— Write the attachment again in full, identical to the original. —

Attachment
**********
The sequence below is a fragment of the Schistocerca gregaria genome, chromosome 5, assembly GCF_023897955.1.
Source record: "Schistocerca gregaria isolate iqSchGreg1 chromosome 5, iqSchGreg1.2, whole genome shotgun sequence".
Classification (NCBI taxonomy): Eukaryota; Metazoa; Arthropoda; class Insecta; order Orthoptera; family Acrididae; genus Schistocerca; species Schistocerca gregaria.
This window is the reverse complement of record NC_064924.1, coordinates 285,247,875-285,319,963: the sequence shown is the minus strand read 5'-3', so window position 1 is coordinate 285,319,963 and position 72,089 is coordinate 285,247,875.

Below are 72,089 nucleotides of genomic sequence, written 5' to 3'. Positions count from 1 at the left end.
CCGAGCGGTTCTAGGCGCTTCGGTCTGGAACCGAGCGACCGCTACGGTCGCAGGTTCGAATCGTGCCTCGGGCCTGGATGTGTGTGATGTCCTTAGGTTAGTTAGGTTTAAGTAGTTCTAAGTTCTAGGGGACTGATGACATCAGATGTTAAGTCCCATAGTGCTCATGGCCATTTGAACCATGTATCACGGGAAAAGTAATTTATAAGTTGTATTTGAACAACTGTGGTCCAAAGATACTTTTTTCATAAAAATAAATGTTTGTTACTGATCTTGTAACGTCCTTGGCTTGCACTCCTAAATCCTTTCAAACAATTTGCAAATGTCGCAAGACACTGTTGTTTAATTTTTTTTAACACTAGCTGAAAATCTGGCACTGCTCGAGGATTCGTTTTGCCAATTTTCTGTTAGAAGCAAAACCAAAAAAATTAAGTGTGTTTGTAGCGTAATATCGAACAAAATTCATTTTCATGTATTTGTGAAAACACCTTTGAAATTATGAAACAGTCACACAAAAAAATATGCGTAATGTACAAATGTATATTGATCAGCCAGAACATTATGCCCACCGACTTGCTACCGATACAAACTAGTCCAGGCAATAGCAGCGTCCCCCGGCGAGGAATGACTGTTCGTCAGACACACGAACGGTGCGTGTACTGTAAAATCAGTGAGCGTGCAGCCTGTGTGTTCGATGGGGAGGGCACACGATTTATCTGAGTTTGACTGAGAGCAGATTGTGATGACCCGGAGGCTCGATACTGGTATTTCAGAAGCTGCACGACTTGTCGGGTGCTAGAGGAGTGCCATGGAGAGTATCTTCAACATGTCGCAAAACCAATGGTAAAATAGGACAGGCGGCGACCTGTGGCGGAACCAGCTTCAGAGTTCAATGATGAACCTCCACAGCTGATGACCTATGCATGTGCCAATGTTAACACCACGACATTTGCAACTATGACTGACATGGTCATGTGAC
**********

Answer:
The sequence below is a fragment of the Schistocerca gregaria genome, chromosome 5, assembly GCF_023897955.1.
Source record: "Schistocerca gregaria isolate iqSchGreg1 chromosome 5, iqSchGreg1.2, whole genome shotgun sequence".
Classification (NCBI taxonomy): Eukaryota; Metazoa; Arthropoda; class Insecta; order Orthoptera; family Acrididae; genus Schistocerca; species Schistocerca gregaria.
This window is the reverse complement of record NC_064924.1, coordinates 285,247,875-285,319,963: the sequence shown is the minus strand read 5'-3', so window position 1 is coordinate 285,319,963 and position 72,089 is coordinate 285,247,875.

Below are 72,089 nucleotides of genomic sequence, written 5' to 3'. Positions count from 1 at the left end.
CCGAGCGGTTCTAGGCGCTTCGGTCTGGAACCGAGCGACCGCTACGGTCGCAGGTTCGAATCGTGCCTCGGGCCTGGATGTGTGTGATGTCCTTAGGTTAGTTAGGTTTAAGTAGTTCTAAGTTCTAGGGGACTGATGACATCAGATGTTAAGTCCCATAGTGCTCATGGCCATTTGAACCATGTATCACGGGAAAAGTAATTTATAAGTTGTATTTGAACAACTGTGGTCCAAAGATACTTTTTTCATAAAAATAAATGTTTGTTACTGATCTTGTAACGTCCTTGGCTTGCACTCCTAAATCCTTTCAAACAATTTGCAAATGTCGCAAGACACTGTTGTTTAATTTTTTTTAACACTAGCTGAAAATCTGGCACTGCTCGAGGATTCGTTTTGCCAATTTTCTGTTAGAAGCAAAACCAAAAAAATTAAGTGTGTTTGTAGCGTAATATCGAACAAAATTCATTTTCATGTATTTGTGAAAACACCTTTGAAATTATGAAACAGTCACACAAAAAAATATGCGTAATGTACAAATGTATATTGATCAGCCAGAACATTATGCCCACCGACTTGCTACCGATACAAACTAGTCCAGGCAATAGCAGCGTCCCCCGGCGAGGAATGACTGTTCGTCAGACACACGAACGGTGCGTGTACTGTAAAATCAGTGAGCGTGCAGCCTGTGTGTTCGATGGGGAGGGCACACGATTTATCTGAGTTTGACTGAGAGCAGATTGTGATGACCCGGAGGCTCGATACTGGTATTTCAGAAGCTGCACGACTTGTCGGGTGCTAGAGGAGTGCCATGGAGAGTATCTTCAACATGTCGCAAAACCAATGGTAAAATAGGACAGGCGGCGACCTGTGGCGGAACCAGCTTCAGAGTTCAATGATGAACCTCCACAGCTGATGACCTATGCATGTGCCAATGTTAACACCACGACATTTGCAACTATGACTGACATGGTCATGTGAC